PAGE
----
The Electrical Worker online
October 2021

index.html Home    print Print    email Email

Go to
Peter Lombardozzi

Retired Eighth District International Representative Peter Lombardozzi, a son of Italian immigrants who became an influential labor leader in Big Sky Country, died on July 21 in his hometown of Billings, Mont. He was 89.

Brother Lombardozzi was initiated into Billings Local 532 in 1955 after attending the University of Portland and topped out four years later as an inside wireman. But he had a deep appreciation for labor and working families long before that, said his son, Jim, also a retired Local 532 member.

Gennard Lombardozzi, Peter's father and Jim's grandfather, was an Italian immigrant who settled in Montana, where he was a 40-year union employee of Northern Pacific Railway.

"Dad came from a fairly poor Italian community on the south side of Billings," Jim Lombardozzi said. "Those people had high regard for anyone who labored for a living.

"He was a union guy from the very beginning. It was kind of an obsession for him."

Peter Lombardozzi joined Local 532's Executive Board in 1964, became president in 1966 and was elected business manager later that year, beginning a nearly 18-year tenure in the position.

During that time, he developed a reputation as a tenacious negotiator who encouraged members to get involved in political issues. He often reminded them of the impact government policies had on their wages and family's quality of life, said Don Herzog, a Local 532 member who later became business manager and an international representative.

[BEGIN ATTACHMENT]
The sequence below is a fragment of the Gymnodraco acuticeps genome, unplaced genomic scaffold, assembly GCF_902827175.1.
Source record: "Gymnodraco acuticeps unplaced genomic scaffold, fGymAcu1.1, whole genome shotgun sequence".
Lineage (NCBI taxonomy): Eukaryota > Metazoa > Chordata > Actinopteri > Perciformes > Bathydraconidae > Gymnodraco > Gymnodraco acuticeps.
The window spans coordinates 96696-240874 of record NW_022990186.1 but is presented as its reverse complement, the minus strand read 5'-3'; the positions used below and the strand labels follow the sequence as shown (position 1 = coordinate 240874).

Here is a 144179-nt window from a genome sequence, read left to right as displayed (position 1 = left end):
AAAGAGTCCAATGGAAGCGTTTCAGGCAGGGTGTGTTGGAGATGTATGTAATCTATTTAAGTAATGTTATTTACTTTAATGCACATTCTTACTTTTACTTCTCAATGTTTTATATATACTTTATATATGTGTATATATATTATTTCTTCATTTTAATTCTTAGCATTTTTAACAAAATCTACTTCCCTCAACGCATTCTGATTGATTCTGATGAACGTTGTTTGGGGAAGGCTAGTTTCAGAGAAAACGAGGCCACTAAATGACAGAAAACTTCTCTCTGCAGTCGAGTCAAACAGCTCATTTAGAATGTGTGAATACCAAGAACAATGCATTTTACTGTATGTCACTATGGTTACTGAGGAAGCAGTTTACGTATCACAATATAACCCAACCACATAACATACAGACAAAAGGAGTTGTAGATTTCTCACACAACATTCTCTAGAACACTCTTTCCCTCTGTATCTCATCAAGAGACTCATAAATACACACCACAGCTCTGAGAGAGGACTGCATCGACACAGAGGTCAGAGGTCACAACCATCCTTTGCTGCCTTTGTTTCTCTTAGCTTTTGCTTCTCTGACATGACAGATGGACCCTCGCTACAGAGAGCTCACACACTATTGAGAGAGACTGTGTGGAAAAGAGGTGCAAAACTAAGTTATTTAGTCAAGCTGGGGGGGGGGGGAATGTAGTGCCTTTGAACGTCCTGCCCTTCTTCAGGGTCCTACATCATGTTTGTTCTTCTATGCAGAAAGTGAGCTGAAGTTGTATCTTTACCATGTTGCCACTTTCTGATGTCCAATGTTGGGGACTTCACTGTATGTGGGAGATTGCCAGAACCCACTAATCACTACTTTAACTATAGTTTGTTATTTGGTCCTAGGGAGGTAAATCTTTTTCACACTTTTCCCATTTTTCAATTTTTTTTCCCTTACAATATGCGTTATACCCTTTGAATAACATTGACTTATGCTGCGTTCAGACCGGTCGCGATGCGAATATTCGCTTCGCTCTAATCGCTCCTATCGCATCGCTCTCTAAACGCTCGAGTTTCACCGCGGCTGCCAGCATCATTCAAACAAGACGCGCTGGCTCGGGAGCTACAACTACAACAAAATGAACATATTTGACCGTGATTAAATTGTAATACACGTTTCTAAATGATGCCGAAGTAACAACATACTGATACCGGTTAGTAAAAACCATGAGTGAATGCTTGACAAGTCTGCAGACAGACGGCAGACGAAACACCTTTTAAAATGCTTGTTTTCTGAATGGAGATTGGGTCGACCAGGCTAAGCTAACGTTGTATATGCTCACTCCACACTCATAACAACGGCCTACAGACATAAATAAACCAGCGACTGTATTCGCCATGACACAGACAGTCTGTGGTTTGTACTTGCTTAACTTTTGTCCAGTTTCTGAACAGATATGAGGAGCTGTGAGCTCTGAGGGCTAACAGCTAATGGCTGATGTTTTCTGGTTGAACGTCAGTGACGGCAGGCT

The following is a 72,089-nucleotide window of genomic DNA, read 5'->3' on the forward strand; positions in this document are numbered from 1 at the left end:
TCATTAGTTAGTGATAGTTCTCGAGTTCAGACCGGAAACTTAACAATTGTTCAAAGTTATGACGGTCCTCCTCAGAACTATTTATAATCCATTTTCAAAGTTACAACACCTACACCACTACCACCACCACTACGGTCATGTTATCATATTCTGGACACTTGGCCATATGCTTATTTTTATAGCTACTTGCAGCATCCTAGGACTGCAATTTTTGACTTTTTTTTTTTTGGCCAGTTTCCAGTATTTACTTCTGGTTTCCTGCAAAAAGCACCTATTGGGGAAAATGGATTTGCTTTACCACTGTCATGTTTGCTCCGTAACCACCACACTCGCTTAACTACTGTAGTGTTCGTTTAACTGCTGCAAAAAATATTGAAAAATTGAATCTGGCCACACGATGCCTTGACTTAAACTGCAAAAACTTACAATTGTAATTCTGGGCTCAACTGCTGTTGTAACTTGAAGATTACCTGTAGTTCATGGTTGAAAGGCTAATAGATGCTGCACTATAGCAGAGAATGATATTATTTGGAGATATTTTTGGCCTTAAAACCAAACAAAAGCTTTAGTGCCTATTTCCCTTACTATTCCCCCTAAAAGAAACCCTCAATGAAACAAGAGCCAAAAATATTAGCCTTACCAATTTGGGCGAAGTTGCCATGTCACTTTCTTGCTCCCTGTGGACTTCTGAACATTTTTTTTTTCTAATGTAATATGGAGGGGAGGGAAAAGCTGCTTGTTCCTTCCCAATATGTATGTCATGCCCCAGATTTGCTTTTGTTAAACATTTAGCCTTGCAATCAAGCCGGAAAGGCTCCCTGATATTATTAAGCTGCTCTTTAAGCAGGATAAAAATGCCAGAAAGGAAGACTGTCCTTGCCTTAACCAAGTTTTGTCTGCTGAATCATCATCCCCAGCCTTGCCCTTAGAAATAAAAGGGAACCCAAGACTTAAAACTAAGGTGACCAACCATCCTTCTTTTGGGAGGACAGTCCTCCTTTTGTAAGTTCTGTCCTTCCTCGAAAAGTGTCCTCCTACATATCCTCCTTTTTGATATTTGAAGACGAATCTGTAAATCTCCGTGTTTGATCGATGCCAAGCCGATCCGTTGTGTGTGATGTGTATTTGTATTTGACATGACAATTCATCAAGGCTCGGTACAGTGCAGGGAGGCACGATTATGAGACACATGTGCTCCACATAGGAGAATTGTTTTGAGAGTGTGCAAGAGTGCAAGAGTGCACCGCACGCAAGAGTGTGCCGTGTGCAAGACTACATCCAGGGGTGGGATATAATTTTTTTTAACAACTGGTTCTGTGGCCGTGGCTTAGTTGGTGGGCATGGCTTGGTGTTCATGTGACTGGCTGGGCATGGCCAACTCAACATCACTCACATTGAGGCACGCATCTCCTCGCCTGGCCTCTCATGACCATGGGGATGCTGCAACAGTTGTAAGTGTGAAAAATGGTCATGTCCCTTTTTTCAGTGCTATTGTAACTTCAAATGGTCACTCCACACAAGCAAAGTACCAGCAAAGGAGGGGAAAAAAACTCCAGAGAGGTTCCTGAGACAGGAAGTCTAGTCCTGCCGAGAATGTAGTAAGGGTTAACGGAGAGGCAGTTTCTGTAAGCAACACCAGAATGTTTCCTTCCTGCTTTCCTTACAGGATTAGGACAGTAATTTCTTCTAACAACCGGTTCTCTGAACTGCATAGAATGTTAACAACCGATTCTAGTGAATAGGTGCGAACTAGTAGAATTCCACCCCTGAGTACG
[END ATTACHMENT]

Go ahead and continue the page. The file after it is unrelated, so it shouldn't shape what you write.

"On the floor of union meetings, he was always talking politics," Herzog said. "I didn't realize the importance of it at the time because I was so young, but he was right.

"He was not the tallest guy in the world but he was known to be a fighting bulldog when he got into negotiations with units. He was known as being extremely tough but fair."

Jim Lombardozzi, who is good friends with Herzog, laughed when he heard that description of his dad.

"When he started forward, he never backed off," Lombardozzi said. "That can get you in some scrapes but he always rebounded and did well for himself."

Jim Lombardozzi said his father took special pride in the quality of Local 532's apprenticeship education. The local built its own training facility during his time in leadership. Later, its curriculum was so respected that other Montana inside construction locals decided to use it to create one centralized statewide apprenticeship system, he said. Jim went on to serve as an instructor himself at Local 532's center.

The elder Lombardozzi served on several labor committees, including as chairman of the Southeastern Montana Building Trades Council and on the state's Joint Apprenticeship and Training Committee. He also spent six years on the Council of Industrial Relations, which works to settle disputes between IBEW locals and NECA signatory contractors.

In 1984, he accepted an offer to join the Eighth District staff and moved to Idaho Falls, Idaho, then the home of the district office, where he worked under close friend and Eighth District International Vice President Jon Walters, who went on to serve as international secretary/treasurer. He serviced locals in Montana and Idaho before retiring in 1993 and returning to Billings.